Air Arabia (PJSC) announced strong financial results for the first half ending June 30, 2018, as the Middle East and North Africa’s first and largest low-cost carrier continued to deliver solid and sustained financial performance.
Air Arabia reported a net profit of $62.7 million for the first half ending June 30, 2018; a 12 percent less than the $71.1 million reported for the same period last year. The company’s turnover for the first six months of 2018 reached $495 billion, an increase of 6 percent compared to AED 1.716 billion in the corresponding period last year. Air Arabia’s strong profits are registered despite the economic pressure that airlines have witnessed in the second quarter of this year, which was driven by lower yield margins, higher fuel prices and seasonality shift in traffic that the market has experienced.
Marking strong growth in passenger demand, Air Arabia flew 4.2 million passengers during the first half of 2018 and the airline’s average seat load factor for the first six months of 2018 – passengers carried as a percentage of available seats – stood an impressive 79 percent.
Sheikh Abdullah Bin Mohamed Al Thani, Chairman of Air Arabia said: “Air Arabia’s strong financial results are a testament to the airline’s robust growth strategy, operational efficiency and unwavering commitment to delivering on its value-added proposition for customers.”
He continued: “The global aviation industry had to cope up with pressing economic challenges during the second quarter of this year and we are glad to see Air Arabia continuing to deliver strong financial and operational performance while maintaining its momentum growth across the breadth of its network.”
The company’s turnover in the second quarter ending June 30, 2018, reached AED 938 million, a 4 percent increase compared to the same period of 2017. Net profit during the second quarter 2018 stood at AED 120 million, a 24 percent less than the corresponding period of 2017. Air Arabia flew over 2.05 million passengers in the second quarter ending June 30, 2018, and the airline’s average seat load factor for the same period stood at a high 78 percent.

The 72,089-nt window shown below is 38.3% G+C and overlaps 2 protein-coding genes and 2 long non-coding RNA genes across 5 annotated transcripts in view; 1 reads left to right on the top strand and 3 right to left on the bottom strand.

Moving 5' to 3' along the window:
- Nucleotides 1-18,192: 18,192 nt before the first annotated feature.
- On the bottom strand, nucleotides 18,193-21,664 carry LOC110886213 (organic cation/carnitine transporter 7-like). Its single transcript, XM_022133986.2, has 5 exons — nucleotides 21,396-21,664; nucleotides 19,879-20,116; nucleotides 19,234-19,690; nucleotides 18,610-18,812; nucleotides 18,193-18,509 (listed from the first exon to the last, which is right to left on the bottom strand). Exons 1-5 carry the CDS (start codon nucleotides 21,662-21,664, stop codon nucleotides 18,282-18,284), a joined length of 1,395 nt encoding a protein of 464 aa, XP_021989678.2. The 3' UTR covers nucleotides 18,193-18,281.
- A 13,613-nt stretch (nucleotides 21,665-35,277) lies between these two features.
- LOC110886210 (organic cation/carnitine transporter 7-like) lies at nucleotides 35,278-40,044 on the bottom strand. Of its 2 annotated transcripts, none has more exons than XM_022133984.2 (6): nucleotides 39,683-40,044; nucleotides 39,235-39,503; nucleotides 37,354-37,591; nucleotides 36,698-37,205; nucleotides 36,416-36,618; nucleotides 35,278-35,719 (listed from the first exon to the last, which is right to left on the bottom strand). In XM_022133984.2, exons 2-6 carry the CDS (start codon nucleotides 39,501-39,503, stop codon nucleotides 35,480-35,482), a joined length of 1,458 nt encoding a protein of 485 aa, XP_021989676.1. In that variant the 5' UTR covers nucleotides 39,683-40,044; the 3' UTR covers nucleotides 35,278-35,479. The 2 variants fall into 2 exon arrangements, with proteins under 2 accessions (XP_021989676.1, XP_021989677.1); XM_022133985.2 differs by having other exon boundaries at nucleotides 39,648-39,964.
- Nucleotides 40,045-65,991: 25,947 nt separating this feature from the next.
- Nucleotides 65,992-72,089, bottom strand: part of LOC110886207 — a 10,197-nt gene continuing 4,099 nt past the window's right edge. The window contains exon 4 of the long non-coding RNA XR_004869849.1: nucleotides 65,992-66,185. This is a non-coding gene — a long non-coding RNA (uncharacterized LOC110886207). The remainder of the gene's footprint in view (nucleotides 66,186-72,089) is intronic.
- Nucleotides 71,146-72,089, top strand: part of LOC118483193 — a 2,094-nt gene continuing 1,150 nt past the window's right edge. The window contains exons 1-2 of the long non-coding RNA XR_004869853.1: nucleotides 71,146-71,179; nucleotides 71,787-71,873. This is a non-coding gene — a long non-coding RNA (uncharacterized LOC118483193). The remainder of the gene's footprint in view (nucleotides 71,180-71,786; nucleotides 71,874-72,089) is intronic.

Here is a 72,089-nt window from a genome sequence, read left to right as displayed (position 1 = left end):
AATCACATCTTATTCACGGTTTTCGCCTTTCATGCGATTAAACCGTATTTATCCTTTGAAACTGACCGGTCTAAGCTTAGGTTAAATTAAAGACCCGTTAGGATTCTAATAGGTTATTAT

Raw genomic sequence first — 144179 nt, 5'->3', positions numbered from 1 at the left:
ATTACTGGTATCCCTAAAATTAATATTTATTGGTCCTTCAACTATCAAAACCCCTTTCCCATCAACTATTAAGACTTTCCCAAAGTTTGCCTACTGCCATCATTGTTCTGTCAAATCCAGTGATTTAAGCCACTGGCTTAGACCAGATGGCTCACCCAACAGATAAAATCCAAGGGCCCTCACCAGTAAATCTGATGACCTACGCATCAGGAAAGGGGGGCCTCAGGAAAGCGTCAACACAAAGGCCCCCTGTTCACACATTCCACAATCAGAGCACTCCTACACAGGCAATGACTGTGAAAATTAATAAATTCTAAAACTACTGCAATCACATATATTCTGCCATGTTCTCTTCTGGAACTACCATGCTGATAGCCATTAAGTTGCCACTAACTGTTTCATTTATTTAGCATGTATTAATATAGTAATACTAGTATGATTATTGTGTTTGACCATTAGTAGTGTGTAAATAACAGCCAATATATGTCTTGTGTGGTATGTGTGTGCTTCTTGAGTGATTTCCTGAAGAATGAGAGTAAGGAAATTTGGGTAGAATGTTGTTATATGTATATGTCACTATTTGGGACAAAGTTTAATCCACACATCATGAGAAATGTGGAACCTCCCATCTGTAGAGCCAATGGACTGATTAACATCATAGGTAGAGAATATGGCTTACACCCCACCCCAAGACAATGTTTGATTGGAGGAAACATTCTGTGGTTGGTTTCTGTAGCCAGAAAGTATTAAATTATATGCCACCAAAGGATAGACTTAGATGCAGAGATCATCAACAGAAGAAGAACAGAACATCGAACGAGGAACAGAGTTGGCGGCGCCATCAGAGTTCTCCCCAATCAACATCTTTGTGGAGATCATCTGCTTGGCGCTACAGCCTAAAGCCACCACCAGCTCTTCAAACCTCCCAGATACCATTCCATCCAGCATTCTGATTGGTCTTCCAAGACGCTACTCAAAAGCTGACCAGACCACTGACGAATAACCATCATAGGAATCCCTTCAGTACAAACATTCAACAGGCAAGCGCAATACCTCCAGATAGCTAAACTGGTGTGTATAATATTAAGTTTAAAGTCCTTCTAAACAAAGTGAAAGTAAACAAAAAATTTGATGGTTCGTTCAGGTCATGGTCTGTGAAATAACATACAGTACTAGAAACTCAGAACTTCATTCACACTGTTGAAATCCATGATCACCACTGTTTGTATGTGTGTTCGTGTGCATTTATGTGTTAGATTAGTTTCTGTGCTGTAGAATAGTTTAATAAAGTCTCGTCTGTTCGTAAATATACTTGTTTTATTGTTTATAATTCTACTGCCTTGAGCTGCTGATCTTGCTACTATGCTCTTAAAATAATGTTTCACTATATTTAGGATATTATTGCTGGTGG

He concluded: “Trading conditions continue to be influenced by the regional geopolitical and economic challenges, however, the outlook of low-cost travel in the region remains very strong. We continue to focus on further expanding our reach and operational efficiency capitalizing on the fundamental strength of our business model and the value driven product offering to our customers”.
During the first half of 2018, Air Arabia received three brand new Airbus A320 airplanes bringing its fleet size to 53 aircraft. The carrier added a total of 12 new routes to its global network in the first half of this year. Flights from Air Arabia’s main hub in Sharjah commenced to Moscow Sheremetyevo and Grozny in Russia; Bodrum and Izmir in Turkey; and Qabala in Azerbaijan. The carrier also expanded its operation from its Egypt hub with new flights connecting Alexandria to Milan; Alexandria to Sharm El Sheikh; Sohag to Jeddah and Kuwait; and Sharm El Sheikh to Beirut and Hurghada. The carrier also expanded domestic operation from its Morocco hub with a new flight connecting Nador with Casablanca. Air Arabia today operates flights to over 150 global destinations in 49 countries from four hubs in the UAE, Morocco, and Egypt.
In March, Air Arabia received the ‘Corporate Editor Choice Award’ at the 2018 Air Transport Awards organized by Air Transport News, in recognition of Air Arabia’s continued commitment to passenger satisfaction and development within the industry.
In June, the carrier declared that the financial exposure it has with the private equity firm “Abraaj” is limited to the Group’s investment portfolio and that there is no significant impact on Air Arabia’s business or on its liquidity status. As the court-supervised restructuring of Abraaj’s financially stressed funds is currently taking place, Air Arabia’s appointed team of experts continue to be actively engaged with the appointed JPL’s as well as all stakeholders and creditors involved in this matter to ensure that the rights of investors – including Air Arabia – are preserved.